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Category:    Home > Reviews > Comedy > Drama > Thriller > Romance > Supernatural > Ghost – Special Collector’s Edition (DVD-Video)

Ghost – Special Collector’s Edition (1990/Paramount DVD-Video)


Picture: C+     Sound: B-     Extras: C     Film: C



NOTE: This film has now been issued on Blu-ray and you can read more about that upgraded version at this link:





In the lame movie summer of 1990, when Dick Tracy and Days Of Thunder were both huge surprise bombs, the film that took advantage of their failure was Jerry Zucker’s Ghost.  Known only for his comedy work, many wondered what the film would be about and with a cast that included Patrick Swayze looking for another hit long after Dirty Dancing, Demi Moore in a strange A-list cycle of contract films at paramount that were not working out and Whoopi Goldberg looking for a hit years The Color Purple and burning out her female-Eddie Murphy attempts, none of them had anything to loose.


The result was a huge surprise hit that shocked the industry and played so well that Paramount barely had enough film prints to go around.  Swayze and Moore play a couple just moving in to a new place and getting helped out by a good friend (Tony Goldwyn) as they start a new life.  They are in love and we see this expressed credibly early on.  One night coming home, they are mugged and he is shot to death, but his spirit is still in the mortal world.  As he wonders about, he finds out the death was a set-up and the love of his life is next.


Enter a “psychic” (Goldberg) trying to make a living when Sam (Swayze) finds ways to haunt her.  The idea is to get her to help him, but less willing to help is a mysterious figure in the subways (the late, great character actor Vincent Schiavelli, who in some ways saves the credibility of the film) who just wants Sam to go away.  Bruce Joel Rubin’s script is full of infantilized mall-movie humor and smug, condescending moments, but the audience was distracted by the genre mix of comedy, murder, love, melodrama and supernatural enough not to notice.  Post 9/11, this is much more obvious.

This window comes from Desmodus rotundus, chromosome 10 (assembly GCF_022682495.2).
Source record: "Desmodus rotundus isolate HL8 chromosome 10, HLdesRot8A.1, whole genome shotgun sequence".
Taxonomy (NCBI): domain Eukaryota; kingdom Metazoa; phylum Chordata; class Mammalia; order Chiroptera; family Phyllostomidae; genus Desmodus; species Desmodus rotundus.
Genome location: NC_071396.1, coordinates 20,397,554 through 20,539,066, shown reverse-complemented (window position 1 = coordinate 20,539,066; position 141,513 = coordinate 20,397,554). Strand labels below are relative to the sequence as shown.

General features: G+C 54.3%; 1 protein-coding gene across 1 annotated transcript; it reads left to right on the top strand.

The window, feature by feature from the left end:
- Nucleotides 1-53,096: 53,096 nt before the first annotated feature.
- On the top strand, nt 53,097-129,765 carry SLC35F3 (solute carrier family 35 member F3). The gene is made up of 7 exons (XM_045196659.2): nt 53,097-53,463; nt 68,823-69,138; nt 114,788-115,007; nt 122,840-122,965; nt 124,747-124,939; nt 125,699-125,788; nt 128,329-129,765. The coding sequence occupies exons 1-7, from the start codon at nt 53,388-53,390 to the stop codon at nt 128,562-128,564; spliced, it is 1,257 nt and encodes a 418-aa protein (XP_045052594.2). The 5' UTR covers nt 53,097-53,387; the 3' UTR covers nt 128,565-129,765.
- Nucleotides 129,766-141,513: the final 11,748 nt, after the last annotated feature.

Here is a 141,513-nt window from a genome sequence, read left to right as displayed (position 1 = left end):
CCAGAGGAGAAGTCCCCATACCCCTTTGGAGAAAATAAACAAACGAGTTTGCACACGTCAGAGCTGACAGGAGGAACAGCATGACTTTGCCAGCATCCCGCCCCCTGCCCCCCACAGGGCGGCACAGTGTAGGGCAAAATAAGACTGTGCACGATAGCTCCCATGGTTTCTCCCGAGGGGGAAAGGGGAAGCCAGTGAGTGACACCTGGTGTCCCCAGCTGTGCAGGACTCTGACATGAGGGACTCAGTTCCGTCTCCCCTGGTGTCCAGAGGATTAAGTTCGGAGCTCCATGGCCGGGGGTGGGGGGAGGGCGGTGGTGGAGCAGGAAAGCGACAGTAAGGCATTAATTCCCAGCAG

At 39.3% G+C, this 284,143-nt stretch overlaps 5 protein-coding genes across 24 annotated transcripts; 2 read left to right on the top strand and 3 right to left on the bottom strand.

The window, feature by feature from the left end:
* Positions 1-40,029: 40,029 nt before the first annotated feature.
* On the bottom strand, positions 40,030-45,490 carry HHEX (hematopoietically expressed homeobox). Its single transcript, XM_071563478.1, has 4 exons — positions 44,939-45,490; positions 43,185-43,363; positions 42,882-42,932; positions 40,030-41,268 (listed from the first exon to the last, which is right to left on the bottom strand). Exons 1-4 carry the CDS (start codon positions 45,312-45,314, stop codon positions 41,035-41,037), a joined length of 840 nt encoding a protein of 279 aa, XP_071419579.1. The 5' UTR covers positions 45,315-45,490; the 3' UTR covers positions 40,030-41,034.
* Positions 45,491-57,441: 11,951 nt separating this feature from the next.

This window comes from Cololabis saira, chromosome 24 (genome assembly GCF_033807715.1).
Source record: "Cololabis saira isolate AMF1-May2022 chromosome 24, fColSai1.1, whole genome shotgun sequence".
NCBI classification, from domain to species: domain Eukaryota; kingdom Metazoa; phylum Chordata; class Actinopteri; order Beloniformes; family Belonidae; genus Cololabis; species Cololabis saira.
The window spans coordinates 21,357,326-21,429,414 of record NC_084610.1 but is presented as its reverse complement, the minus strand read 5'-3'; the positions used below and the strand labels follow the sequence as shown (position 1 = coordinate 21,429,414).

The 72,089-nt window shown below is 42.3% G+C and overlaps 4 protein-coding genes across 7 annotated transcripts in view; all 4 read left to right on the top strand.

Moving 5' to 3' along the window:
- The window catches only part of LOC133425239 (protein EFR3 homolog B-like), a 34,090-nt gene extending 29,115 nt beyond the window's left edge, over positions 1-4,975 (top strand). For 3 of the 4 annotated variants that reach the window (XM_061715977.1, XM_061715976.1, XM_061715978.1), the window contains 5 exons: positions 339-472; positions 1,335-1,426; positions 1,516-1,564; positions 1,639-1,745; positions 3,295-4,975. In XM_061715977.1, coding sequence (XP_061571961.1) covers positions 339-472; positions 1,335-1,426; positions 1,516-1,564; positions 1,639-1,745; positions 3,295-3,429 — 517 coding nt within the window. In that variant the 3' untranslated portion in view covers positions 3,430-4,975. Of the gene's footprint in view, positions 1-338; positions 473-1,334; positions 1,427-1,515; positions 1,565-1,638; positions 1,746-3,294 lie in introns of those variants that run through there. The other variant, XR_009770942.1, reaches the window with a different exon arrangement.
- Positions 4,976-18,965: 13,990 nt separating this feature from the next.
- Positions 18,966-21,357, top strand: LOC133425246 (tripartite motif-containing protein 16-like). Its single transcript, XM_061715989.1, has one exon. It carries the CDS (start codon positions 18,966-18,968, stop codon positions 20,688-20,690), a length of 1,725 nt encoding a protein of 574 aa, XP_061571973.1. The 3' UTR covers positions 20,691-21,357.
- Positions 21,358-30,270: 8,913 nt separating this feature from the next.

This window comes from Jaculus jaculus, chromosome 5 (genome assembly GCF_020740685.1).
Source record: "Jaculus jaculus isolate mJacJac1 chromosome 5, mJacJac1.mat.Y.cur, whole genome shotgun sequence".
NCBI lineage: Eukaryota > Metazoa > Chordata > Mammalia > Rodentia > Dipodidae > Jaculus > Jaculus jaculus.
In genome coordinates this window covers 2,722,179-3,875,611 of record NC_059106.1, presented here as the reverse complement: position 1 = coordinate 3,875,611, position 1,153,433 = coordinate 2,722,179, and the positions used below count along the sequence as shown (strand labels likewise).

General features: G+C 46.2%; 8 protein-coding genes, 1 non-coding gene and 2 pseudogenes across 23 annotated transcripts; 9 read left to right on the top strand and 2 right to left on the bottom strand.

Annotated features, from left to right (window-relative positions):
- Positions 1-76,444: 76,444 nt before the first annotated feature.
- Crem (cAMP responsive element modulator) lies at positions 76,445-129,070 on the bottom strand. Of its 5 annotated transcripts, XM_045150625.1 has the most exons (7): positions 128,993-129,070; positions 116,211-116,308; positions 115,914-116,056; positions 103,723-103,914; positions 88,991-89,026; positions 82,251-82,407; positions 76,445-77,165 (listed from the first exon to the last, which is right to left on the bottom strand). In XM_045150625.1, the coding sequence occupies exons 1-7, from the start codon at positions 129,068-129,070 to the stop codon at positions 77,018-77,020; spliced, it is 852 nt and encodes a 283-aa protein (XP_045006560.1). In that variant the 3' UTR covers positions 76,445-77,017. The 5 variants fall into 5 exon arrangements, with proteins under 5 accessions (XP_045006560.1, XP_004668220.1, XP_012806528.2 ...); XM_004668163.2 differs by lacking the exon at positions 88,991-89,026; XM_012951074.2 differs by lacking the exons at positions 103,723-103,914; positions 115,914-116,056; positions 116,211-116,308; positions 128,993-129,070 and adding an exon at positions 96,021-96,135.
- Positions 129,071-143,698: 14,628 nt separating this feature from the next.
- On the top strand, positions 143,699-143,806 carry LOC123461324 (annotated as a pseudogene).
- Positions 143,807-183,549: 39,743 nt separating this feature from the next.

Goldberg made a temporary comeback thanks to this film and got her Academy Award, while Moore is better here than she got credit for.  Swayze extended his career as well, but hardly anyone in front of the camera saw this kind of success again.  The film ironically serves as a coda to commercial 1980s filmmaking, the likes of which we will never see again.  I can live with that.


The anamorphically enhanced 1.85 x 1 image is a bit of a disappointment considering how good Adam Greenberg’s cinematography looked at the time, not to mention an interesting commercial turn for the brilliant editor Walter Murch, two more reasons this was a surprise hit.  The source should be much cleaner and clearer, with more detail and depth like the 35mm prints.  The Dolby Digital 5.1 mix is also problematic, with some good surround activity, but missing the punch of the original analog SR mix that it tries to upgrade.  The 2.0 Dolby with Pro Logic surrounds also does not cut it, both missing the naturalness and flow of the PCM 2.0 Stereo tracks from the old 12” LaserDisc.


Extras include stills, the original theatrical trailer, four featurettes (including a making of piece) and audio commentary by Zucker and Rubin.  All in all, fans will be happy, but I doubt any new ones will be made with this edition.



-   Nicholas Sheffo


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